Moor or Less: Of March Sadness, Hollywood hugs, kid crushes and money well spent

Well, there is March Sadness for me. All of my Final Four picks have fallen — Purdue, Kansas, Arizona and, yes, my sentimental pick, Indiana.

What was I thinking with the Boilermakers — terrible in recent tourneys — my pick to win it all and I.U. to win four games before succumbing to Kansas. The Jayhawks weren’t around for long, either. And Arizona didn’t even win a game.

I’m sure I have to be last in the my pool that is run by the Tribune’s Gayle Bell. I’m not even going to look. I’ll just pay my money and slink away.

Bill Moor

But there is one reason for some March Gladness for me. Mitch Henderson, the coach of the No. 15 seed Princeton, upset both No. 2 Arizona and No. 7 Missouri to make it into the Sweet 16.

You have to like that an Ivy League school, with no athletic scholarships, can still knock off the big boys. Henderson, by the way, is a Culver Academy graduate and a 1994 South Bend Tribune Male Athlete of the Year after he won 12 varsity letters during high school.

I handed him his trophy back then. I would love to see him get a much, much bigger trophy next weekend — and maybe beyond. 


Here are some other thoughts on events that have happened recently:

When presenter Harrison Ford awarded the Oscar for Best Picture to the cast and crew of “Everything Everywhere All at Once,” one of the actors gave Ford a great big hug. He is Ke Huy Quan, who had earlier won an Oscar for Best Supporting Actor.

I almost had tears in my eyes. I don’t know how many people know of the significance of that hug. Thirty-eight years earlier when Quan was 12 years old, he played Short Round, Ford’s orphaned sidekick in “Indiana Jones and the Temple of Doom.” He drove the getaway car in the movie’s first action sequence with blocks on the pedals so he could reach them.

So that hug on the Oscars stage was pretty neat for those who remember that movie and the tender interaction between the two. “You call him Dr. Jones, lady!” Short Round snapped at their fellow traveler, Willie (Kate Capshaw). 

The following year in 1985, Quan was one of the kids in the movie “The Goonies.” Another of the child actors was Sean Astin, who later was “Rudy,” of course, and then the devoted Samwise Gamgee — Sam for short — in the “Lord of the Rings” trilogy.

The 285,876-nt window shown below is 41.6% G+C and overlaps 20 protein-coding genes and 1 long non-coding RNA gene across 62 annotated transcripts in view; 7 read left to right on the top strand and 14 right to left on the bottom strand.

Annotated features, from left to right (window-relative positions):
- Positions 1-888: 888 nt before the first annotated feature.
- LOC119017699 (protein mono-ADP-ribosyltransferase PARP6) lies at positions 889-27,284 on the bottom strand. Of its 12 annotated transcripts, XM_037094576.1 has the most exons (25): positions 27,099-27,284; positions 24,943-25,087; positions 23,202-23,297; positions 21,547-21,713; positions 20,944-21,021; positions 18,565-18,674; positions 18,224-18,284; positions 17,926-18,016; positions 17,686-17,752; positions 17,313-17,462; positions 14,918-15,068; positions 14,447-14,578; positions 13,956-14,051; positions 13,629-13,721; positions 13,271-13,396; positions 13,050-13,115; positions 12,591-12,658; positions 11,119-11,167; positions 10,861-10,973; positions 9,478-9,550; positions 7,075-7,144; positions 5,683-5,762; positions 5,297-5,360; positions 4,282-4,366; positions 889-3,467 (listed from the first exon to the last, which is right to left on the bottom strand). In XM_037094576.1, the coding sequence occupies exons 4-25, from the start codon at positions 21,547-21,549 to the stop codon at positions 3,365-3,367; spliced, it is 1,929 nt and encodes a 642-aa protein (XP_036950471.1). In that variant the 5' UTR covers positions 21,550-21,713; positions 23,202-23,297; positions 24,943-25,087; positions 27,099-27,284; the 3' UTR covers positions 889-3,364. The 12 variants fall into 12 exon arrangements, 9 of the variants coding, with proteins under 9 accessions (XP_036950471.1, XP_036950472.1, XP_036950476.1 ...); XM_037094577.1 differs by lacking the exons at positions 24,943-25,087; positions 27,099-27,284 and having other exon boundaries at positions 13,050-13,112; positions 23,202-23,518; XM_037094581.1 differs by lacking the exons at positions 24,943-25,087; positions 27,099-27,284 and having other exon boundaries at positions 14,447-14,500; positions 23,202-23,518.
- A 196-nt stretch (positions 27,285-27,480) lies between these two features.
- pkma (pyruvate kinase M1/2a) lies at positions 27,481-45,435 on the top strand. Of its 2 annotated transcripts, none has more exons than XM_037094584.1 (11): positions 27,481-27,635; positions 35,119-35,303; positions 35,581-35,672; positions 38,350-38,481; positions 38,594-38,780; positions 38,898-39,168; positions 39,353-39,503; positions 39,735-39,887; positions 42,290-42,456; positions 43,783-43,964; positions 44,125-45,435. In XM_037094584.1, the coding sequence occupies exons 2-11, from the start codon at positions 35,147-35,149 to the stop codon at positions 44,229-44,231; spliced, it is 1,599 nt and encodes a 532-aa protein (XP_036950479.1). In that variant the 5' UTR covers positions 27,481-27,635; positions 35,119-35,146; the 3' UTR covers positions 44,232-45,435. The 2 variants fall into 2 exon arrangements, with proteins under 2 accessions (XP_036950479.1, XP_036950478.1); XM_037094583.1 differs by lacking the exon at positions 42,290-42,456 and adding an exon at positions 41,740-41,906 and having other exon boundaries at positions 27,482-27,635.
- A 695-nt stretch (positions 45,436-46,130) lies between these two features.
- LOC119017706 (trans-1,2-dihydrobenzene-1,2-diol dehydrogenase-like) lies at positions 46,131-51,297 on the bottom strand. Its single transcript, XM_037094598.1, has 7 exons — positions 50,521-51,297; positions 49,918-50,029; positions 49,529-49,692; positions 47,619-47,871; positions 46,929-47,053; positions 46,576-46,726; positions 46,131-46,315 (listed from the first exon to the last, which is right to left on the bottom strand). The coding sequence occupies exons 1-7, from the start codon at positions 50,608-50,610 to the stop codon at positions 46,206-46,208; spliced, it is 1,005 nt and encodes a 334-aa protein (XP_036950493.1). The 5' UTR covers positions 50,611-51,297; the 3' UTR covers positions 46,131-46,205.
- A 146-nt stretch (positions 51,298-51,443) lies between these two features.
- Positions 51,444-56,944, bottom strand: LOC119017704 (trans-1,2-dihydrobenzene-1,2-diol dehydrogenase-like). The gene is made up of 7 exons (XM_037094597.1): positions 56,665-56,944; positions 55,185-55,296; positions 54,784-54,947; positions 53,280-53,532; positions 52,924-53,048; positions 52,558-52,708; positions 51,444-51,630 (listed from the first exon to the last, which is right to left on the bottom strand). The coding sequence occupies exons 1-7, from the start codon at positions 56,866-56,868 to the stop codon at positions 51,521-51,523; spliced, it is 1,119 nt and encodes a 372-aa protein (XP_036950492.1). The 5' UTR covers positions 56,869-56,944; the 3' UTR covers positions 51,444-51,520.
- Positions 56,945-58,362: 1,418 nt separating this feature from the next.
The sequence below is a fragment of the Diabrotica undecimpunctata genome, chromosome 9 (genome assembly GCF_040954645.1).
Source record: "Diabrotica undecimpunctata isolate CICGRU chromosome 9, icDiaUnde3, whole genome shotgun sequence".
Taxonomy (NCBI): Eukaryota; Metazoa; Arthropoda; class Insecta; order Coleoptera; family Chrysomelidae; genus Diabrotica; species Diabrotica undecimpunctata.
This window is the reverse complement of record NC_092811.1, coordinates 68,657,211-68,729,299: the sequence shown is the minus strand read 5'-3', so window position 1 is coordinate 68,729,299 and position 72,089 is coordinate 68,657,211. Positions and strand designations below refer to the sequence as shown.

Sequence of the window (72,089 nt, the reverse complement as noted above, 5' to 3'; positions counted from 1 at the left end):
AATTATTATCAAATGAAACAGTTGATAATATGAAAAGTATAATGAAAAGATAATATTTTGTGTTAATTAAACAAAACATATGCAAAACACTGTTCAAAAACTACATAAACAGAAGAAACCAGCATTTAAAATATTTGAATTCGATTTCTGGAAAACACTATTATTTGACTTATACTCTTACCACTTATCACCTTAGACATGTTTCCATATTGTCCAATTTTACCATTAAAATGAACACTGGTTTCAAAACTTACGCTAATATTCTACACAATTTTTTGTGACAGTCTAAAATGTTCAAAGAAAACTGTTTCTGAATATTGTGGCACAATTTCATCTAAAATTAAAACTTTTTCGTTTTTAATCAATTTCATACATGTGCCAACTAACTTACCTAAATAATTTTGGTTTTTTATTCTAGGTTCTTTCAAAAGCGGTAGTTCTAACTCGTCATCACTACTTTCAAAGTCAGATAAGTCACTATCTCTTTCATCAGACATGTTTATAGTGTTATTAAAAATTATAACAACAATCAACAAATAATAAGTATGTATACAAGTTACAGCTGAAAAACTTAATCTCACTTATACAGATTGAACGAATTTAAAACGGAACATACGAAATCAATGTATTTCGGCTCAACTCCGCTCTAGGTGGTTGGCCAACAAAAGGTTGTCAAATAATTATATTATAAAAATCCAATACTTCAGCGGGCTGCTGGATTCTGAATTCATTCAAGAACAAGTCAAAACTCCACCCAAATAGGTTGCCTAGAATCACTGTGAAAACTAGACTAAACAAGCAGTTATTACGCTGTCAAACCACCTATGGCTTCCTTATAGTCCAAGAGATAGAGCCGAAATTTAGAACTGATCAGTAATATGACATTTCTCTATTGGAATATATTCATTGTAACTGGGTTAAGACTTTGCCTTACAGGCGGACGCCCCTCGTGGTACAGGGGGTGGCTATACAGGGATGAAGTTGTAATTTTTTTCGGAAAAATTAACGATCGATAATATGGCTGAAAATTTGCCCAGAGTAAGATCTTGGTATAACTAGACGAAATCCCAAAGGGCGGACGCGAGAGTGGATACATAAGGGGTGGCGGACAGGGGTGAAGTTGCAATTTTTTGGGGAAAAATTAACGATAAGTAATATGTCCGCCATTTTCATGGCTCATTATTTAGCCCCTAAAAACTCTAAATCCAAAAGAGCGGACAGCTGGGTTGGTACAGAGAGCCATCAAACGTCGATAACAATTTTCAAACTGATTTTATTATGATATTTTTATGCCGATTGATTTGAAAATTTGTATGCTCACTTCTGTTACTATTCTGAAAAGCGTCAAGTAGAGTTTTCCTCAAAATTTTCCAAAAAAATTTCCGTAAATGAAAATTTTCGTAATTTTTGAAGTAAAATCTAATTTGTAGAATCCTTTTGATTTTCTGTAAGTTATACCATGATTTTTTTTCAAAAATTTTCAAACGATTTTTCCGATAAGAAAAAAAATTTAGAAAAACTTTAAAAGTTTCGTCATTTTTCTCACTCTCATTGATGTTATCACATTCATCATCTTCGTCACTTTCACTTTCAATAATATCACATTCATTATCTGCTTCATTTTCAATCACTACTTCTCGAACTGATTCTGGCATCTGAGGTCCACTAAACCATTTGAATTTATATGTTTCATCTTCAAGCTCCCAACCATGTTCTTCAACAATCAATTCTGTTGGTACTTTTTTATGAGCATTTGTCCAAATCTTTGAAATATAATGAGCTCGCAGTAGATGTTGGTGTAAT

While Astin continued to act, Quan took a 20-year hiatus from acting — and then came back and won an Oscar. 


Actress Stella Stevens died at the age of 84 last month. Not much seemed to be said about her career, maybe partly because she passed away about the same time as the more famous Raquel Welsh.

But when I remember my first crush on a movie star, I go back to the 1963 film “The Nutty Professor,” with Jerry Lewis in the title role. Stevens was his love interest and mine, too, at the age of 13.

After that movie, I always had a thing for girls with their hair in bunches — just like Stevens wore hers in the movie..

Stevens was also a Playboy Playmate of the Month around that time. I would have probably had a heart attack had I seen her fold-out. That would have been much too much for me to process back then.



Mike Brey’s coaching career at Notre Dame ended earlier this month, maybe a season or two later than it should have. But that’s OK and he was OK. He seemed perfectly comfortable with the fact that basketball was always going to be No. 2 at Notre Dame.

Maybe his coaching days are not over — he apparently has interviewed for the head job at the University of South Florida. Regardless, he did win his share of games in South Bend, even while mostly using just six or seven players. He also kept up his positive vibes (sometimes annoyingly so) and didn’t seem to be bothered when he became the second most popular basketball coach on campus after Muffet McGraw hit her high gear.

A good sport.


Last Friday during a spring training game in Mesa, I watched former Cub Jason Heyward play right field against his old team. He was in an L.A. Dodgers uniform.

I wish him well even though the Cubs are still paying him almost all of the $22 million owed him this season after they released him last year. In total, he will end up costing the Cubs $184 million over eight years.

He continued to be a great fielder for the Cubs but a mediocre hitter after he had batted .291 for the Cardinals in 2015. He didn’t live up to expectations as a hitter.

But to me — and I assume many other Cub fans — the $184 million was worth every penny if his inspiring players-only speech during the 10th inning rain delay helped the Cubs win the decisive seventh game of the 2016 World Series.

Every penny.

Only nine days until Opening Day.